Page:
$ oc rsh <pod_name>
Decision Server is available as a containerized xPaaS image that is designed for use with OpenShift as an execution environment for business rules. Developers can quickly build, scale, and test applications deployed across hybrid environments.
|There are significant differences in supported configurations and functionality in the Decision Server xPaaS image compared to the regular release of JBoss BRMS.|
This topic details the differences between the Decision Server xPaaS image and the full, non-PaaS release of JBoss BRMS, and provides instructions specific to running and configuring the Decision Server xPaaS image. Documentation for other JBoss BRMS functionality not specific to the Decision Server xPaaS image can be found in the JBoss BRMS documentation on the Red Hat Customer Portal.
EAP_HOME in this documentation, as in the
BRMS documentation, is used to refer to the JBoss EAP installation directory
where the decision server is deployed. The location of
EAP_HOME inside a
Decision Server xPaaS image is /opt/eap/, which the
environment variable is also set to by default.
There are several major functionality differences in the OpenShift Decision Server xPaaS image:
The Decision Server image extends the OpenShift EAP image, and any capabilities or limitations it has are also found in the Decision Server image.
Only stateless scenarios are supported.
Authoring of any content through the BRMS Console or API is not supported.
As the Decision Server image is built off the OpenShift JBoss EAP xPaaS image, the JBoss EAP Management CLI is accessible from within the container for troubleshooting purposes.
First open a remote shell session to the running pod:
$ oc rsh <pod_name>
Then run the following from the remote shell session to launch the JBoss EAP Management CLI:
|Any configuration changes made using the JBoss EAP Management CLI on a running container will be lost when the container restarts.|
Making configuration changes to the JBoss EAP instance inside the JBoss EAP xPaaS image is different from the process you may be used to for a regular release of JBoss EAP.
Access is limited to users with the kie-server authorization role. A user with this role can be specified via the KIE_SERVER_USER and KIE_SERVER_PASSWORD environment variables.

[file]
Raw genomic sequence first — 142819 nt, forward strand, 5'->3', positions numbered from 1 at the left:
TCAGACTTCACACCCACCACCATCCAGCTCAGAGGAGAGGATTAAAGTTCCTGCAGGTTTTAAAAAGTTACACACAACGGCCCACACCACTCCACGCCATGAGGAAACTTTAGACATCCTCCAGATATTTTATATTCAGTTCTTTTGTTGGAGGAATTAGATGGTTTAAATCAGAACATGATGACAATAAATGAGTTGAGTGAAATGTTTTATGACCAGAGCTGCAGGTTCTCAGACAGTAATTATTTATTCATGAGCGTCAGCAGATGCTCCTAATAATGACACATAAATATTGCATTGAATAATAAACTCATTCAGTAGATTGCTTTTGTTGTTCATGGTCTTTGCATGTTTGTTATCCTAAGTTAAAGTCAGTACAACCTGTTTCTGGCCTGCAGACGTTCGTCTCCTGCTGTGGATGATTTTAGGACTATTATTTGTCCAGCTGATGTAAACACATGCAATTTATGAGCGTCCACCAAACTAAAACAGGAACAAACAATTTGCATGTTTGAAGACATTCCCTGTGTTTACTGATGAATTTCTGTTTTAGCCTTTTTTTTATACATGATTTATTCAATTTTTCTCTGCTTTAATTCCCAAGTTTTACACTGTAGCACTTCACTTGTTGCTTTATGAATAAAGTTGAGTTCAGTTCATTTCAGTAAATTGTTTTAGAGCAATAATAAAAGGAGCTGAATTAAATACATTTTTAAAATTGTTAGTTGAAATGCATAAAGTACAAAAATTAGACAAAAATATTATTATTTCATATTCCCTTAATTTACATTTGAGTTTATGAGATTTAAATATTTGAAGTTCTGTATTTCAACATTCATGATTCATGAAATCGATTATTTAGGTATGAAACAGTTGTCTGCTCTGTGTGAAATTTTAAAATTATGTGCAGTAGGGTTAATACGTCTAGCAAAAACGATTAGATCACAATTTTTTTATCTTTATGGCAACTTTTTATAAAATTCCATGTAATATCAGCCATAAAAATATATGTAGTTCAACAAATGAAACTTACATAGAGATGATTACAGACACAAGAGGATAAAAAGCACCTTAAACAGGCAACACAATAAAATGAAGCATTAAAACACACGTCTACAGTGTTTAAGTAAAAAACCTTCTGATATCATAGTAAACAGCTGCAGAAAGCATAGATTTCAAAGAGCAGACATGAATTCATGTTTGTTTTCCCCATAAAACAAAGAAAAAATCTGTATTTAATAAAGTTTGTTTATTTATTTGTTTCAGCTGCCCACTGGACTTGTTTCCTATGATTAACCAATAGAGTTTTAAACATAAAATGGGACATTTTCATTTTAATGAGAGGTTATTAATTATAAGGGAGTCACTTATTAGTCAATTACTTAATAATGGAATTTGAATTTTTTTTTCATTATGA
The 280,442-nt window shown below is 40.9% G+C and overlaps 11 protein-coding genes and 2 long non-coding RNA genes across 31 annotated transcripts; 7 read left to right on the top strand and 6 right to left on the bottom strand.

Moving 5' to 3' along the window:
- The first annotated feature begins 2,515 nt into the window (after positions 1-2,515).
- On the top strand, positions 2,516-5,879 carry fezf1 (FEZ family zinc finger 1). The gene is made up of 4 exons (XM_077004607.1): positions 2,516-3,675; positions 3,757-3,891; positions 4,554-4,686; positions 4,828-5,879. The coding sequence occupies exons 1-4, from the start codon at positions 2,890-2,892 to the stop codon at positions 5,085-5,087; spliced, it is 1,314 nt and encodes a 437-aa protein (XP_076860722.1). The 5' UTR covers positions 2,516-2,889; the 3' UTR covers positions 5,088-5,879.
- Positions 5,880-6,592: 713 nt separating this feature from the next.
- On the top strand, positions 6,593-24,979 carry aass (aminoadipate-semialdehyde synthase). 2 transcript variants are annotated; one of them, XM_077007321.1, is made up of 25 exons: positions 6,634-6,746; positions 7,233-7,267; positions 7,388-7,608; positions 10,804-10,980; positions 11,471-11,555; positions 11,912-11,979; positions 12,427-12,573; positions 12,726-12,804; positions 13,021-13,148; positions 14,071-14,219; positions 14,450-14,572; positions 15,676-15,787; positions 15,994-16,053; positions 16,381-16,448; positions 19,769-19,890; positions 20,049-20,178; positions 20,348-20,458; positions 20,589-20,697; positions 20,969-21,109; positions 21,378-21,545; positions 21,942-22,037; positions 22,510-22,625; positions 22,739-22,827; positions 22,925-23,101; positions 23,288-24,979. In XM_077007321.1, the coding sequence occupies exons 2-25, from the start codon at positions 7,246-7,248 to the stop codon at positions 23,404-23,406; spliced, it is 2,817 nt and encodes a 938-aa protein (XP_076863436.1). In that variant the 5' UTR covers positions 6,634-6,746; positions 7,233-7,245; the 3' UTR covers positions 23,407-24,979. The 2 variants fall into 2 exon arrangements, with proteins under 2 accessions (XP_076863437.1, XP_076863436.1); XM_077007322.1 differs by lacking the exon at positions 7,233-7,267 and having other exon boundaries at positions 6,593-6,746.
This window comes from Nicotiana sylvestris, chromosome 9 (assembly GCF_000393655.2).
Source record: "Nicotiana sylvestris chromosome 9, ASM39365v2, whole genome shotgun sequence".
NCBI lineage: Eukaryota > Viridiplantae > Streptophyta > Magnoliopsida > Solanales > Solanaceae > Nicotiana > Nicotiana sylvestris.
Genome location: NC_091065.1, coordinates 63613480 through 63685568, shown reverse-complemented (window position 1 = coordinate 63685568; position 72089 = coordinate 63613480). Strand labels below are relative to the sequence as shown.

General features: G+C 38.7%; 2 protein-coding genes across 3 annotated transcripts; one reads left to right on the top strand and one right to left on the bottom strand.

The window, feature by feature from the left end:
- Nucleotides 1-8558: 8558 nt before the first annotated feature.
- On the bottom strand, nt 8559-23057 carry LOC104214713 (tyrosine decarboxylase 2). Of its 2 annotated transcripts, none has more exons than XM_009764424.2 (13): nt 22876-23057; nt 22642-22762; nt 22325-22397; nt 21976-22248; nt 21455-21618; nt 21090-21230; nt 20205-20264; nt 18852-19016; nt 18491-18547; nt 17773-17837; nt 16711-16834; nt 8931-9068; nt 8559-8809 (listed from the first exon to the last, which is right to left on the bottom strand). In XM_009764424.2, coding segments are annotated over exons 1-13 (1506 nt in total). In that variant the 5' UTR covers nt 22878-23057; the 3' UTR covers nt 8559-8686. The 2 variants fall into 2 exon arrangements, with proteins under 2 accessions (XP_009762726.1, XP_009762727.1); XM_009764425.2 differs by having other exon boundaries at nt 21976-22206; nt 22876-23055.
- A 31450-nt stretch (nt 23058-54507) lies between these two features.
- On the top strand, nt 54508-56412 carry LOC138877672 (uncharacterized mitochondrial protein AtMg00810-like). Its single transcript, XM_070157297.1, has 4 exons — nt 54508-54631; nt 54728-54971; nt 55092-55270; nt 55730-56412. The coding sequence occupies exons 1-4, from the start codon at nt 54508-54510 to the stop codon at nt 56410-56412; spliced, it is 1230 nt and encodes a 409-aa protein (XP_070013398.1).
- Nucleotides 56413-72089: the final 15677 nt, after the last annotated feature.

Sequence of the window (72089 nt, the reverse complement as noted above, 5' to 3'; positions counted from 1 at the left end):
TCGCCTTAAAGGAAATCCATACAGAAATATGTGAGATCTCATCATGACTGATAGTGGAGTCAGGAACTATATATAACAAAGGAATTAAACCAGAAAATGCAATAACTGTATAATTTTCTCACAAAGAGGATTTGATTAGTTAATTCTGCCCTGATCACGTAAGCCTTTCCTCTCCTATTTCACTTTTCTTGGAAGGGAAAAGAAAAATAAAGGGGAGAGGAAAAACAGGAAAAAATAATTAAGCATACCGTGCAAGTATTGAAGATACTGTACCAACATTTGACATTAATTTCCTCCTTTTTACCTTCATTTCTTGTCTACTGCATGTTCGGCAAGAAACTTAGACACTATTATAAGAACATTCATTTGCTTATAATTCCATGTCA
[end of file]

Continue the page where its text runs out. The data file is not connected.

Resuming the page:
|The HTTP/REST endpoint is configured to only allow the execution of KIE containers and querying of KIE Server resources. Administrative functions like creating or disposing Containers, updating ReleaseIds or Scanners, etc. are restricted. The JMS endpoint currently does not support these restrictions. In the future, more fine-grained security configuration should be available for both endpoints.|
The Red Hat xPaaS middleware images were automatically created during the installation of OpenShift along with the other default image streams and templates.
You can make changes to the Decision Server configuration in the xPaaS image using either the S2I templates, or by using a modified Decision Server image.
The recommended method to run and configure the OpenShift Decision Server xPaaS image is to use the OpenShift S2I process together with the application template parameters and environment variables.
The S2I process for the Decision Server xPaaS image works as follows:
If there is a pom.xml file in the source repository, a Maven build is triggered with the contents of
$MAVEN_ARGS environment variable.
By default, the
package goal is used with the
openshift profile, including the system properties for skipping tests (
-DskipTests) and enabling the Red Hat GA repository (
The results of a successful Maven build are installed into the local Maven repository, /home/jboss/.m2/repository/, along with all dependencies for offline usage. The Decision Server xPaaS Image will load the created kjars from this local repository.
In addition to kjars resulting from the Maven build, any kjars found in the deployments source directory will also be installed into the local Maven repository. Kjars do not end up in the EAP_HOME/standalone/deployments/ directory.
Any JAR (that is not a kjar) , WAR, and EAR in the deployments source repository directory will be copied to the EAP_HOME/standalone/deployments directory and subsequently deployed using the JBoss EAP deployment scanner.
All files in the configuration source repository directory are copied to EAP_HOME/standalone/configuration.
|If you want to use a custom JBoss EAP configuration file, it should be named standalone-openshift.xml.|
All files in the modules source repository directory are copied to EAP_HOME/modules.
An alternative method is to make changes to the image, and then use that modified image in OpenShift. The templates currently provided, along with the interfaces they support, are listed below: